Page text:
Ortega refuses to admit defeat
Jimmy Carter mediating Nicaragua elections dispute
October 22, 1996
Web posted at: 7:00 p.m. EDT (2300 GMT)
In this story:
MANAGUA, Nicaragua (CNN) -- With more than half the votes in
Nicaragua's presidential election counted, Liberal Alliance
candidate Arnoldo Aleman was the clear winner Tuesday. But
Sandinista candidate Daniel Ortega refused to admit defeat,
claiming the count was fraudulent.
The ballot tally so far shows Aleman winning 48.7 percent to
Ortega's 38.9 percent -- well ahead of the 45 percent
majority Aleman needs to avoid a runoff.
The Liberal Alliance party also looks set to win the most
seats in the National Assembly, although with 23 other
parties also involved in the election, the Liberal holding
will perhaps not be an overall majority. And Liberal
Alliance candidates won majorities in several town councils.
Former United States President Jimmy Carter, the highest-
profile member of the group of observers monitoring the
country's elections, met late Monday with current Nicaraguan
president Violeta Chamorro, Ortega, Aleman and several
electoral authorities to untangle the dispute.
Most observers agree that the elections, though complex, were
essentially clean. "The general consensus among all of the
observers ... is that the election didn't have any degree of
fraud that would subvert the decision of the Nicaraguan
people," Carter told a news conference on Tuesday.
But Ortega didn't back down. "We're concerned over
fraudulent aspects that are emerging in this election, that
there is not a climate of confidence that existed in the 1990
election which allowed the Sandinistas to immediately accept
defeat," Ortega said Monday.
The Sandinistas and other small parties who lost the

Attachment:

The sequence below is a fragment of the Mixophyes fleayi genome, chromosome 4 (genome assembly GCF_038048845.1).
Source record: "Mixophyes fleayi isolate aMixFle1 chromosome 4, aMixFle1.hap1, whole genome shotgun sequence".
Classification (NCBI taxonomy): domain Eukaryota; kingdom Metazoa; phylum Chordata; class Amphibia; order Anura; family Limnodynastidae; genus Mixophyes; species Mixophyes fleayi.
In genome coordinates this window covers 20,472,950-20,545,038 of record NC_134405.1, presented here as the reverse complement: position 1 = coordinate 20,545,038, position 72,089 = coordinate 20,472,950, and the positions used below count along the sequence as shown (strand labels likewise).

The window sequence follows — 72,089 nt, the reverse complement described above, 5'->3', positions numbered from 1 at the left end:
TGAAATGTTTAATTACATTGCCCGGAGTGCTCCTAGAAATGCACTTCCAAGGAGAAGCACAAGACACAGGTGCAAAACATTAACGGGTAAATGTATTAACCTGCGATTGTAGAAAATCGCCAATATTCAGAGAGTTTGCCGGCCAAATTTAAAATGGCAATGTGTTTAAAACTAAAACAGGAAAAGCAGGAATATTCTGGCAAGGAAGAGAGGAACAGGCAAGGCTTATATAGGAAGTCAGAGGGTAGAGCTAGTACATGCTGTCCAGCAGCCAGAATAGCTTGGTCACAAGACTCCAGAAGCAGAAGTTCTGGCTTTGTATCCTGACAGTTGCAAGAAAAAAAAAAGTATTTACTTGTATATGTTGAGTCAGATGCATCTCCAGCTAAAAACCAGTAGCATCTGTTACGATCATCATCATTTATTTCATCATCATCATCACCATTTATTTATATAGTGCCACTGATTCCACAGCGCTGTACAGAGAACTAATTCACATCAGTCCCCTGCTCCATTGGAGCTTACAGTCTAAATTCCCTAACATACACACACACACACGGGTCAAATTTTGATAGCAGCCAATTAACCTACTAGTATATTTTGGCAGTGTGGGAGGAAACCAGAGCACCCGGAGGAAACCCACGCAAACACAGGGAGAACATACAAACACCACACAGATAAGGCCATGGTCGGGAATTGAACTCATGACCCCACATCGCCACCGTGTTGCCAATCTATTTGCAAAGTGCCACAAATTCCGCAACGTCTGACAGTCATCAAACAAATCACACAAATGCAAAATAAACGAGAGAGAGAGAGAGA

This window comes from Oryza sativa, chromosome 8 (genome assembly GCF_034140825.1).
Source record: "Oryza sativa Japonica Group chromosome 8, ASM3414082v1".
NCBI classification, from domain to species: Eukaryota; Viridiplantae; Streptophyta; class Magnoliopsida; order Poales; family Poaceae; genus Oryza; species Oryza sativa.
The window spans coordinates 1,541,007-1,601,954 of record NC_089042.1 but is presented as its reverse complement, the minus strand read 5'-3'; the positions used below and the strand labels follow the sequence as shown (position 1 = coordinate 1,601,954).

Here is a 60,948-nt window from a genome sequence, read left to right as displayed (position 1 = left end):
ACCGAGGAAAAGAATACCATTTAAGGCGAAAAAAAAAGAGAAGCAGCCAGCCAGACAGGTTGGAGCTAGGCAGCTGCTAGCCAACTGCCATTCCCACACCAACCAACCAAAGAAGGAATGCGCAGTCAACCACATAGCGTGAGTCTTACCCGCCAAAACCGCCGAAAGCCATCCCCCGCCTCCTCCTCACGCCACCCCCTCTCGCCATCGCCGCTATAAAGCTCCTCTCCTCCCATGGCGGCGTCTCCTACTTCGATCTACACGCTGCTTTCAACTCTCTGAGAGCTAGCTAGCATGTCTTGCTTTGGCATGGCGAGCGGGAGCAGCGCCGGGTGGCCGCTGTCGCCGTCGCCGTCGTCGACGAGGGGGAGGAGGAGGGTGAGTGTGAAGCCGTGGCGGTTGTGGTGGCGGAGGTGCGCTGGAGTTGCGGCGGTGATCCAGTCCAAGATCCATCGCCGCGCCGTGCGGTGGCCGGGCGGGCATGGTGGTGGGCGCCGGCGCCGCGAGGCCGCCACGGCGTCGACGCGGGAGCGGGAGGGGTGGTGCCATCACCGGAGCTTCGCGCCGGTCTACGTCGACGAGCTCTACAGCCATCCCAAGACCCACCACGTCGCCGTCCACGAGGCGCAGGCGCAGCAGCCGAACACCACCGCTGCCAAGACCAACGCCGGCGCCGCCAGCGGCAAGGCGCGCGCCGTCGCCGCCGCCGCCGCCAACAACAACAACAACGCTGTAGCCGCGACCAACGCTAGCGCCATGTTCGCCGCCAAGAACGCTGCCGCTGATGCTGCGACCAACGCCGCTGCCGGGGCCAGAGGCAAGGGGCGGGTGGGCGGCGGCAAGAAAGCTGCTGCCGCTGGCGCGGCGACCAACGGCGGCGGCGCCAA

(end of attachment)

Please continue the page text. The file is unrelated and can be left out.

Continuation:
elections maintain that tallies from their representatives at
polling stations conflict with the official count from the
Supreme Election Council, which calculated results based on
telegrams sent in by the heads of each polling station.
Carter acknowledged that the minority parties had "a
legitimate concern" about the elections results. "Problems
have resulted from the complexity of these elections," he
said. More than 32,000 candidates from 24 different parties
and alliances ran for 2,000 different posts in this election.
Each voter was issued six different ballots to complete.
To help resolve the issue, the Supreme Election Council will
provide copies of the telegrams to the political parties, so
they can double-check the results. It would also reexamine
its results, Carter said. The process will delay a final
official election result for several days.
After a campaign in which both leading parties lambasted each
other, Nicaraguans seemed prepared to duke out the fraud
question among themselves, rather than accept a calm
resolution to Ortega's claims.
Telephone calls from Sandinista supporters jammed the
switchboards of television talk shows, calling for the vote
to be annulled.
Yet many in Nicaragua sided with the elections commission,
and accused Ortega's Sandinista party, which ruled the
country from 1979 to 1990, of being sore losers. Managua
taxi driver Luis Flores summed it up for many: "The
Sandinistas don't want to accept that the people will never
vote them back into power again."
Correspondent Lucia Newman and Reuters contributed to this report.
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